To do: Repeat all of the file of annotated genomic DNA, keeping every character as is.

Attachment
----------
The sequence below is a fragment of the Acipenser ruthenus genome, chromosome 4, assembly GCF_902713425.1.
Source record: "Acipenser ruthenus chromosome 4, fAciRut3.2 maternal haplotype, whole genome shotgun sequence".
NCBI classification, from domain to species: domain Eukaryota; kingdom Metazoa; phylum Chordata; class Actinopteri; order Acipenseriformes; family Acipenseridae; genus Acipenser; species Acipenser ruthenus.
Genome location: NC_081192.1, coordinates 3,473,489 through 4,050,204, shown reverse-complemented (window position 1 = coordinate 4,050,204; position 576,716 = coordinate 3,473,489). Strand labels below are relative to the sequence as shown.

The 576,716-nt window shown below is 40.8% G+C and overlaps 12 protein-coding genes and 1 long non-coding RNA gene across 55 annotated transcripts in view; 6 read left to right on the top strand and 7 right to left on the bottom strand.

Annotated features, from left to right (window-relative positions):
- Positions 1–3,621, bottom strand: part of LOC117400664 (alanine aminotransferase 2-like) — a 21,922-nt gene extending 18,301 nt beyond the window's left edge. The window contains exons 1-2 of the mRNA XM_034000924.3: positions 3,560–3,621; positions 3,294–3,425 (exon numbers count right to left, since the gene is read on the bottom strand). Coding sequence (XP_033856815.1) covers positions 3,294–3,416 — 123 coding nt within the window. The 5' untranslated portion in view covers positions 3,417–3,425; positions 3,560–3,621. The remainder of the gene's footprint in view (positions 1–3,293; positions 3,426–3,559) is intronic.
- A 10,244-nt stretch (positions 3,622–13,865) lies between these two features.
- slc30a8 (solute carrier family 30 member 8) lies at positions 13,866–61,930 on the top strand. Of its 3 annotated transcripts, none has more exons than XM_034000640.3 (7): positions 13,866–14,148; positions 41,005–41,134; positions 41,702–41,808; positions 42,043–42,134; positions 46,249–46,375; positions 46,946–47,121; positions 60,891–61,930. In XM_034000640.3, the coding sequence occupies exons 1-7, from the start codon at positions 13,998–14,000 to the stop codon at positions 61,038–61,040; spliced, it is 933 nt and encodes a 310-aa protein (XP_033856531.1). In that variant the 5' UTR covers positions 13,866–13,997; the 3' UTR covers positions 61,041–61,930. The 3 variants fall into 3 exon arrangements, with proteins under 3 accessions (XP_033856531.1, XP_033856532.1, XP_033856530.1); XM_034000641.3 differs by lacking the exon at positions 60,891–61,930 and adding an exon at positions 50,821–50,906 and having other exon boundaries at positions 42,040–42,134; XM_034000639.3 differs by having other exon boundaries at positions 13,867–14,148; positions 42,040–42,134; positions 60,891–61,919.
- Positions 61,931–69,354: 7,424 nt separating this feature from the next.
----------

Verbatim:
The sequence below is a fragment of the Acipenser ruthenus genome, chromosome 4, assembly GCF_902713425.1.
Source record: "Acipenser ruthenus chromosome 4, fAciRut3.2 maternal haplotype, whole genome shotgun sequence".
NCBI classification, from domain to species: domain Eukaryota; kingdom Metazoa; phylum Chordata; class Actinopteri; order Acipenseriformes; family Acipenseridae; genus Acipenser; species Acipenser ruthenus.
Genome location: NC_081192.1, coordinates 3,473,489 through 4,050,204, shown reverse-complemented (window position 1 = coordinate 4,050,204; position 576,716 = coordinate 3,473,489). Strand labels below are relative to the sequence as shown.

The 576,716-nt window shown below is 40.8% G+C and overlaps 12 protein-coding genes and 1 long non-coding RNA gene across 55 annotated transcripts in view; 6 read left to right on the top strand and 7 right to left on the bottom strand.

Annotated features, from left to right (window-relative positions):
- Positions 1–3,621, bottom strand: part of LOC117400664 (alanine aminotransferase 2-like) — a 21,922-nt gene extending 18,301 nt beyond the window's left edge. The window contains exons 1-2 of the mRNA XM_034000924.3: positions 3,560–3,621; positions 3,294–3,425 (exon numbers count right to left, since the gene is read on the bottom strand). Coding sequence (XP_033856815.1) covers positions 3,294–3,416 — 123 coding nt within the window. The 5' untranslated portion in view covers positions 3,417–3,425; positions 3,560–3,621. The remainder of the gene's footprint in view (positions 1–3,293; positions 3,426–3,559) is intronic.
- A 10,244-nt stretch (positions 3,622–13,865) lies between these two features.
- slc30a8 (solute carrier family 30 member 8) lies at positions 13,866–61,930 on the top strand. Of its 3 annotated transcripts, none has more exons than XM_034000640.3 (7): positions 13,866–14,148; positions 41,005–41,134; positions 41,702–41,808; positions 42,043–42,134; positions 46,249–46,375; positions 46,946–47,121; positions 60,891–61,930. In XM_034000640.3, the coding sequence occupies exons 1-7, from the start codon at positions 13,998–14,000 to the stop codon at positions 61,038–61,040; spliced, it is 933 nt and encodes a 310-aa protein (XP_033856531.1). In that variant the 5' UTR covers positions 13,866–13,997; the 3' UTR covers positions 61,041–61,930. The 3 variants fall into 3 exon arrangements, with proteins under 3 accessions (XP_033856531.1, XP_033856532.1, XP_033856530.1); XM_034000641.3 differs by lacking the exon at positions 60,891–61,930 and adding an exon at positions 50,821–50,906 and having other exon boundaries at positions 42,040–42,134; XM_034000639.3 differs by having other exon boundaries at positions 13,867–14,148; positions 42,040–42,134; positions 60,891–61,919.
- Positions 61,931–69,354: 7,424 nt separating this feature from the next.